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Opinion: Truly Free is Truly No Fun

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Everyone knows that free doesn’t actually mean free. When an app is free, it generally means one of three things: The app is collecting information, the app includes in-app purchases, or the app is a preview with either a premium version or severely restricted options and gameplay. That’s just sort of how it goes. Unless you sign up for the new Amazon Underground.

If you haven’t heard, the basic idea behind Amazon Underground is that users can play paid apps for free. And when I say free, I really mean free. In-app purchases are free. No ads, nothing. Just the pure game exactly the way the gaming gods intended. It sounds like a dream come true and I was rather excited to try it out.

With a little trepidation, I decided to opt to download Cut the Rope 2, because I loved the first one and simply couldn’t into the sequel due to the excessive in-app purchases. The game downloaded without a hitch, but still displayed ads when I launched it. Weird. I immediately went into the menu and saw there was an option to purchase no-ads, so I clicked it and was greeted with the following message:

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Good sign. I also received an email immediately after from Amazon confirming that I hadn’t been charged. As it turns out, everything was free. I had access to unlimited coins, unlimited upgrades and power-ups. All the cheats in the world were at my fingertips, just waiting to be used whenever I wanted them.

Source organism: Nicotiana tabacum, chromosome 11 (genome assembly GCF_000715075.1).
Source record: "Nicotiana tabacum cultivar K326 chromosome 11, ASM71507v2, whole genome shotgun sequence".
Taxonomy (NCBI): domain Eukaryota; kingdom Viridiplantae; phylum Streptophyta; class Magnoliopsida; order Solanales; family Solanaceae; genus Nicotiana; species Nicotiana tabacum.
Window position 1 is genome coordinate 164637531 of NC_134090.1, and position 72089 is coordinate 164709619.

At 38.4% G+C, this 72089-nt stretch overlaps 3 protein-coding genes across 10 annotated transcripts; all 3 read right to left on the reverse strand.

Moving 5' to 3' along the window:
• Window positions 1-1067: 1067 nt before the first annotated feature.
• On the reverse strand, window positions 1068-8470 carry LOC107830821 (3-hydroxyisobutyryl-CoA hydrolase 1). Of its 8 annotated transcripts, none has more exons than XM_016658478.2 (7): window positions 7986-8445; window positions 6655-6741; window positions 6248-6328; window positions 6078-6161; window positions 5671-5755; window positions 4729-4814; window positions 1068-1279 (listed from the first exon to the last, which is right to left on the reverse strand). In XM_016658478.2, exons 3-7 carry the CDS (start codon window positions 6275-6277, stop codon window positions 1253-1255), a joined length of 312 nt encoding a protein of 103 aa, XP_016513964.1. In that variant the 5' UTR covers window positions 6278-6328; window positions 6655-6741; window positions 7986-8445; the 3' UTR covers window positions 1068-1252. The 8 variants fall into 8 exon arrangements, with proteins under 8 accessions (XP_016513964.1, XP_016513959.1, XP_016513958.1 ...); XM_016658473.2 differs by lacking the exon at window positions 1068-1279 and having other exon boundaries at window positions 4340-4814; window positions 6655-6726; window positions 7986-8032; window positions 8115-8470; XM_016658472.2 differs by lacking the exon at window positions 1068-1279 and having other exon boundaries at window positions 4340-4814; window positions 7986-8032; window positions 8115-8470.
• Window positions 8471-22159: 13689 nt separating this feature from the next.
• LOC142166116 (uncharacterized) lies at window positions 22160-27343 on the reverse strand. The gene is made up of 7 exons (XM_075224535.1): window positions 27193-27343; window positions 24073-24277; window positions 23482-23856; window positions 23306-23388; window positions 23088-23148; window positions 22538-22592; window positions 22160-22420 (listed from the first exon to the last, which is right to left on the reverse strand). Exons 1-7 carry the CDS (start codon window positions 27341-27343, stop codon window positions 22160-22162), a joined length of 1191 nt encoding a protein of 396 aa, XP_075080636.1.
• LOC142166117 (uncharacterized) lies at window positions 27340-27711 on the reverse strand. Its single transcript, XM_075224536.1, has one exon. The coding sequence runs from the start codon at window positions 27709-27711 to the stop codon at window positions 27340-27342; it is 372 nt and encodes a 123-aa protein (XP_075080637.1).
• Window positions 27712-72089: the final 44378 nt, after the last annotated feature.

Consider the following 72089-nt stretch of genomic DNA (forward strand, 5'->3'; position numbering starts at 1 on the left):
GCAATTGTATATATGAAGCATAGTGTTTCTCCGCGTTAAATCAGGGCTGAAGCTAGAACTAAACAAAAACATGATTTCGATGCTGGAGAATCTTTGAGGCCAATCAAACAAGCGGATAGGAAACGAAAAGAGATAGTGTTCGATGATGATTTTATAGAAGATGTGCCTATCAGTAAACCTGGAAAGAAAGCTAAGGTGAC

It was terrible.

Now, this might be a good time to say that I’ve never been a fan of using cheats in games of any sort (with the notable exception of the Sims franchise). It takes all of the challenge away and simply makes it too easy. Half of the fun of gaming, for me, is figuring things out on my own. Doing the same task a dozen times til I get it right or until I figure out what I’m supposed to actually be doing. It’s wonderful. I really only use cheats when I’ve been stuck on something for a few days. I guess I’m old school.

That being said, while I applaud Amazon Underground for its initiative, I can’t say that I’ll be using it at all. I tried three or four games via Amazon Underground and found that I became bored with them even faster than normal because, well, it was too easy.

Part of what makes something like, say, Candy Crush so addictive is that the levels are designed to be hard. You get SO CLOSE and then you run out of lives. You have to do it just right. But, imagine you had infinite lives and infinite power-ups and could use as many as you needed whenever you needed. It’d be less than no challenge, and if there’s no challenge, why bother?

On the other hand, I suppose if you had some self-control it could work and would be pretty nice. Forget waiting for things to recharge or having to save up for days to avoid spending real money on power-ups and add-ons. There are definite benefits.

I suppose that only time will tell how well this program is actually going to work, although it looks like Amazon is pretty invested in it, even going to so far as to end its Free App of the Day program.

To download the update for Amazon Underground, visit this page from your phone and then click on the link to download. Make sure that your security settings have been modified for allowing installs from third-party sites.